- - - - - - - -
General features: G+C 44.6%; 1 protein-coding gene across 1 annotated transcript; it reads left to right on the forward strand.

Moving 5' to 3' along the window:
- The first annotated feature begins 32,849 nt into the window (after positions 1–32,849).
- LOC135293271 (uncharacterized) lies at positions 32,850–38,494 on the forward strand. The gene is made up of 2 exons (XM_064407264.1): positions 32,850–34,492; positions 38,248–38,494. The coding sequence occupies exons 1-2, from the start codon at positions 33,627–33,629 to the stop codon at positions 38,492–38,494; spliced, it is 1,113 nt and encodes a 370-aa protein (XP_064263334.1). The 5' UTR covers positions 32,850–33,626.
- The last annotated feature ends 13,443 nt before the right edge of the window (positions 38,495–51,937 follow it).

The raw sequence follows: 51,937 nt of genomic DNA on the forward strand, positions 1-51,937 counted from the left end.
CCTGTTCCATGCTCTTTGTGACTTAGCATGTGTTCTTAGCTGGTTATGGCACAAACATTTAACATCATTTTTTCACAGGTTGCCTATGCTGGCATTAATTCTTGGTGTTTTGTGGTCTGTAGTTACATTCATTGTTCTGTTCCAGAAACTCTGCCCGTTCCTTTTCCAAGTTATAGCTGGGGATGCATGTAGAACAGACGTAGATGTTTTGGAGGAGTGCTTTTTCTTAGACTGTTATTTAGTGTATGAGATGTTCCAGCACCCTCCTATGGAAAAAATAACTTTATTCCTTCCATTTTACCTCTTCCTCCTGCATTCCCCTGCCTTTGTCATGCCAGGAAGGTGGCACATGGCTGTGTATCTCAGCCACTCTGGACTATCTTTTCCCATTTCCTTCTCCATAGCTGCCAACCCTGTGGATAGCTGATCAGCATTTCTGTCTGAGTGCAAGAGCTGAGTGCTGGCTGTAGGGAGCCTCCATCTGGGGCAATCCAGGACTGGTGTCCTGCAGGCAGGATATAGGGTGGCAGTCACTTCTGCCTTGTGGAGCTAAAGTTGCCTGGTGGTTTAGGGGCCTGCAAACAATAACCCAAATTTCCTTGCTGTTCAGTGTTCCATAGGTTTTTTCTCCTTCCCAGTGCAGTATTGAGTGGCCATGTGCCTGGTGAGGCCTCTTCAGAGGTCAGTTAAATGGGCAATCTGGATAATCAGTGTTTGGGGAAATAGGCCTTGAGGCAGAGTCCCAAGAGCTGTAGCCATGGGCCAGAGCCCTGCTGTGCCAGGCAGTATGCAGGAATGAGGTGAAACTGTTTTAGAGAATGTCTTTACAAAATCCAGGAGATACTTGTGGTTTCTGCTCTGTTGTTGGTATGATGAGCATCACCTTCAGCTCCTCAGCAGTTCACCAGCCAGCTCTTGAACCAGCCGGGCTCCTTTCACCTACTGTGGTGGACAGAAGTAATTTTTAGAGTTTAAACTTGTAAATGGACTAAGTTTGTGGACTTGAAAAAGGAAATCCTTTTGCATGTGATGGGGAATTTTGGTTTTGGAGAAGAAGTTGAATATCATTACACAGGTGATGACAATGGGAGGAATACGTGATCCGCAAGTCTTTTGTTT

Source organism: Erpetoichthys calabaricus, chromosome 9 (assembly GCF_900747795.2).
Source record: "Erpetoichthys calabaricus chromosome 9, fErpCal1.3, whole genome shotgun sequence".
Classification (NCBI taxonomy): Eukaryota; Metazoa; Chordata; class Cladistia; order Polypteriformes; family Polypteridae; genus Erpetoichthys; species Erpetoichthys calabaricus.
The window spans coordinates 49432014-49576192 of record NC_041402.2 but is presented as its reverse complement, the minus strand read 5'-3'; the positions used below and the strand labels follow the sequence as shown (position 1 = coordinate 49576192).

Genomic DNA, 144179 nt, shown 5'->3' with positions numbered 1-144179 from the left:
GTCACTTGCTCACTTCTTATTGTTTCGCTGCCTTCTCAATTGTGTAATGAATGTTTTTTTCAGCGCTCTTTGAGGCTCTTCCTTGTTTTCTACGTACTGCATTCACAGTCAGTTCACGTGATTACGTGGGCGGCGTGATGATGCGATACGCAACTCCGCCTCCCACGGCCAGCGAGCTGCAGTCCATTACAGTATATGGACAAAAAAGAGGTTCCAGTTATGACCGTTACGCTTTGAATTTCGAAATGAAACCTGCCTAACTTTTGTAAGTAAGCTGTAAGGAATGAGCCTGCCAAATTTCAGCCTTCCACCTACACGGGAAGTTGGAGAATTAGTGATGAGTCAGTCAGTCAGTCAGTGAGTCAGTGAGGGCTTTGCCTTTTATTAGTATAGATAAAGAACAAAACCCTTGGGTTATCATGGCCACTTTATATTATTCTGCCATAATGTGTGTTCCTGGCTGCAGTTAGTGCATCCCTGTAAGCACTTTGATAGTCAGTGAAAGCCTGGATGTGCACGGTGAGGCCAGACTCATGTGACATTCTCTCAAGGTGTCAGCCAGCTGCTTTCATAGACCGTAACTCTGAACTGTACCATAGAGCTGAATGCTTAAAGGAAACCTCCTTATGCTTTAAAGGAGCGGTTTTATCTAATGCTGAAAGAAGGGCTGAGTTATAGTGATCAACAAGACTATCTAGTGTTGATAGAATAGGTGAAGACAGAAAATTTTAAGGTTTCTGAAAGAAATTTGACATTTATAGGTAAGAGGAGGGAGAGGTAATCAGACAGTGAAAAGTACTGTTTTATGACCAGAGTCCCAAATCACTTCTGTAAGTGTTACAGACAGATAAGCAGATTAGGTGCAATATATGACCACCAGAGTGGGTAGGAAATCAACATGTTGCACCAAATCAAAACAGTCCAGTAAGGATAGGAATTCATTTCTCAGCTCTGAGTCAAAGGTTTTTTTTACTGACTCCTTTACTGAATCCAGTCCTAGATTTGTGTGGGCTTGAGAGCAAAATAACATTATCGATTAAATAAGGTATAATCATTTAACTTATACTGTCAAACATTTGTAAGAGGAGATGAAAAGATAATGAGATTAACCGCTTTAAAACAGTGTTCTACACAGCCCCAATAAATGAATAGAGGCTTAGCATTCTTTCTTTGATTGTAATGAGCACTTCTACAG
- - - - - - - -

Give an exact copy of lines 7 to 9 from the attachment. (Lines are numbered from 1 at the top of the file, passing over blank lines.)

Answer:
CCTGTTCCATGCTCTTTGTGACTTAGCATGTGTTCTTAGCTGGTTATGGCACAAACATTTAACATCATTTTTTCACAGGTTGCCTATGCTGGCATTAATTCTTGGTGTTTTGTGGTCTGTAGTTACATTCATTGTTCTGTTCCAGAAACTCTGCCCGTTCCTTTTCCAAGTTATAGCTGGGGATGCATGTAGAACAGACGTAGATGTTTTGGAGGAGTGCTTTTTCTTAGACTGTTATTTAGTGTATGAGATGTTCCAGCACCCTCCTATGGAAAAAATAACTTTATTCCTTCCATTTTACCTCTTCCTCCTGCATTCCCCTGCCTTTGTCATGCCAGGAAGGTGGCACATGGCTGTGTATCTCAGCCACTCTGGACTATCTTTTCCCATTTCCTTCTCCATAGCTGCCAACCCTGTGGATAGCTGATCAGCATTTCTGTCTGAGTGCAAGAGCTGAGTGCTGGCTGTAGGGAGCCTCCATCTGGGGCAATCCAGGACTGGTGTCCTGCAGGCAGGATATAGGGTGGCAGTCACTTCTGCCTTGTGGAGCTAAAGTTGCCTGGTGGTTTAGGGGCCTGCAAACAATAACCCAAATTTCCTTGCTGTTCAGTGTTCCATAGGTTTTTTCTCCTTCCCAGTGCAGTATTGAGTGGCCATGTGCCTGGTGAGGCCTCTTCAGAGGTCAGTTAAATGGGCAATCTGGATAATCAGTGTTTGGGGAAATAGGCCTTGAGGCAGAGTCCCAAGAGCTGTAGCCATGGGCCAGAGCCCTGCTGTGCCAGGCAGTATGCAGGAATGAGGTGAAACTGTTTTAGAGAATGTCTTTACAAAATCCAGGAGATACTTGTGGTTTCTGCTCTGTTGTTGGTATGATGAGCATCACCTTCAGCTCCTCAGCAGTTCACCAGCCAGCTCTTGAACCAGCCGGGCTCCTTTCACCTACTGTGGTGGACAGAAGTAATTTTTAGAGTTTAAACTTGTAAATGGACTAAGTTTGTGGACTTGAAAAAGGAAATCCTTTTGCATGTGATGGGGAATTTTGGTTTTGGAGAAGAAGTTGAATATCATTACACAGGTGATGACAATGGGAGGAATACGTGATCCGCAAGTCTTTTGTTT

Source organism: Erpetoichthys calabaricus, chromosome 9 (assembly GCF_900747795.2).
Source record: "Erpetoichthys calabaricus chromosome 9, fErpCal1.3, whole genome shotgun sequence".